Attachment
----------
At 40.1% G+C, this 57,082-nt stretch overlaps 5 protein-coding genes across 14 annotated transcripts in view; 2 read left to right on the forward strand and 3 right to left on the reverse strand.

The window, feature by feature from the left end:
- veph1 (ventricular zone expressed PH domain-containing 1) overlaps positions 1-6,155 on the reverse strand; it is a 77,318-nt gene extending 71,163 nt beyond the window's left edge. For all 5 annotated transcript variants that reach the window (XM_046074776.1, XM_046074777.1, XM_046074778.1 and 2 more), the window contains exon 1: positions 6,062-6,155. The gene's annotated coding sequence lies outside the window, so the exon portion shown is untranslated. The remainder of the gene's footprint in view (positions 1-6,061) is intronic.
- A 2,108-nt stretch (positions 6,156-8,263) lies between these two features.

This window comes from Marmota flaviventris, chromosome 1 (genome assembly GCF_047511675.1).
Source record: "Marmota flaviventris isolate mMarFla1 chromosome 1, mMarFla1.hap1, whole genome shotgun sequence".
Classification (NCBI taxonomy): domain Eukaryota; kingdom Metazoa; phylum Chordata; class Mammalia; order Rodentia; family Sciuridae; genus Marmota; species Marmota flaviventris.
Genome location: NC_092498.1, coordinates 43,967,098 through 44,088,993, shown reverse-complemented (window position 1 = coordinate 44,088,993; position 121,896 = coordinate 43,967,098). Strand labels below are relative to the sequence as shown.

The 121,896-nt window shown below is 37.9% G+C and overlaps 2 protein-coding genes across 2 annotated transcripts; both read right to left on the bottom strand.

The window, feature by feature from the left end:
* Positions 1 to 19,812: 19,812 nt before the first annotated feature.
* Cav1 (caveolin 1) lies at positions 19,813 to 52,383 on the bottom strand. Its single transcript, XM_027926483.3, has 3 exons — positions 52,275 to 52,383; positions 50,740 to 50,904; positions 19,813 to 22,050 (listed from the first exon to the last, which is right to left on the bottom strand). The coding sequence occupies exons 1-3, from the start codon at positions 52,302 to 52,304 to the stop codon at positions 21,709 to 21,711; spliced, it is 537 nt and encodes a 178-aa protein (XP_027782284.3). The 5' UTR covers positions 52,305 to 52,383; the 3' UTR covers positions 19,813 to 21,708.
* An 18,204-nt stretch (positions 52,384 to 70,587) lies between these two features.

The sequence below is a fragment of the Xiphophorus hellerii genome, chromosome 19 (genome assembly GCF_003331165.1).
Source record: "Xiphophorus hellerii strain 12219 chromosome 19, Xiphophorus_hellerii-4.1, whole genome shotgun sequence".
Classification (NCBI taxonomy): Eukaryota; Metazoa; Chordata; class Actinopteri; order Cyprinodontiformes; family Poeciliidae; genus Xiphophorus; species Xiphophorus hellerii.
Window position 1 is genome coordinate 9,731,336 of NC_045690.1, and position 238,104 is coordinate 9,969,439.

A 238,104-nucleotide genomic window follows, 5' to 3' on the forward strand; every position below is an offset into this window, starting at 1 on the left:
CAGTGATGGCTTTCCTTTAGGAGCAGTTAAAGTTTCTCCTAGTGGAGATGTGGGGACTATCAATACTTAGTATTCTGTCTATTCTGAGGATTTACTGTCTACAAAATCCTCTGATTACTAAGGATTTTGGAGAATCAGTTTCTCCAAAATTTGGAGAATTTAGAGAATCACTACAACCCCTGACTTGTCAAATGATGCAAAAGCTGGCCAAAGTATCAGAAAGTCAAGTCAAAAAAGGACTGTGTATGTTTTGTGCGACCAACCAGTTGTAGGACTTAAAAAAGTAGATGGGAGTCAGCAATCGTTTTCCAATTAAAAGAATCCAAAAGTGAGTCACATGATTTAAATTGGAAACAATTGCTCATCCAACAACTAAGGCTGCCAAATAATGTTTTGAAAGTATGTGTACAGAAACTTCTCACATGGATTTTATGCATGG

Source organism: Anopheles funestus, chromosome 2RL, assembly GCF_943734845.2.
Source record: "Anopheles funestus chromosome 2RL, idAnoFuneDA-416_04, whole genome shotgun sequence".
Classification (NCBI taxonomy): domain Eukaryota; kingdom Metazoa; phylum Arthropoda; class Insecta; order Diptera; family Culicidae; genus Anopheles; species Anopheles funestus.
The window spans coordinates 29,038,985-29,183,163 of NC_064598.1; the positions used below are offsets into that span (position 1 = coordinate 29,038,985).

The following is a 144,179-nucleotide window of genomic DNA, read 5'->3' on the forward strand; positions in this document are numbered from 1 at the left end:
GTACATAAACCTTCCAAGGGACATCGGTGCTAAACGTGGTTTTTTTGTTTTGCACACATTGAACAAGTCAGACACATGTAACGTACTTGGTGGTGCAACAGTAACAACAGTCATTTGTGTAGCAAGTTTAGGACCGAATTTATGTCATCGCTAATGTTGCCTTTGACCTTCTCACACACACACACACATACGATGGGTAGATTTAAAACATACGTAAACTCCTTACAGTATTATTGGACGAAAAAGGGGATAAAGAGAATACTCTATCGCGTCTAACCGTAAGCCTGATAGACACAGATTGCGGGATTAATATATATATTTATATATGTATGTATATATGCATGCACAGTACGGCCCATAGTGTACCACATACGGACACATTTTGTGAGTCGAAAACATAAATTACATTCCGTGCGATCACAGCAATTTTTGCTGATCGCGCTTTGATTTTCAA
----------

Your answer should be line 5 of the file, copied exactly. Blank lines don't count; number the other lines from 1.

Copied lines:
This window comes from Marmota flaviventris, chromosome 1 (genome assembly GCF_047511675.1).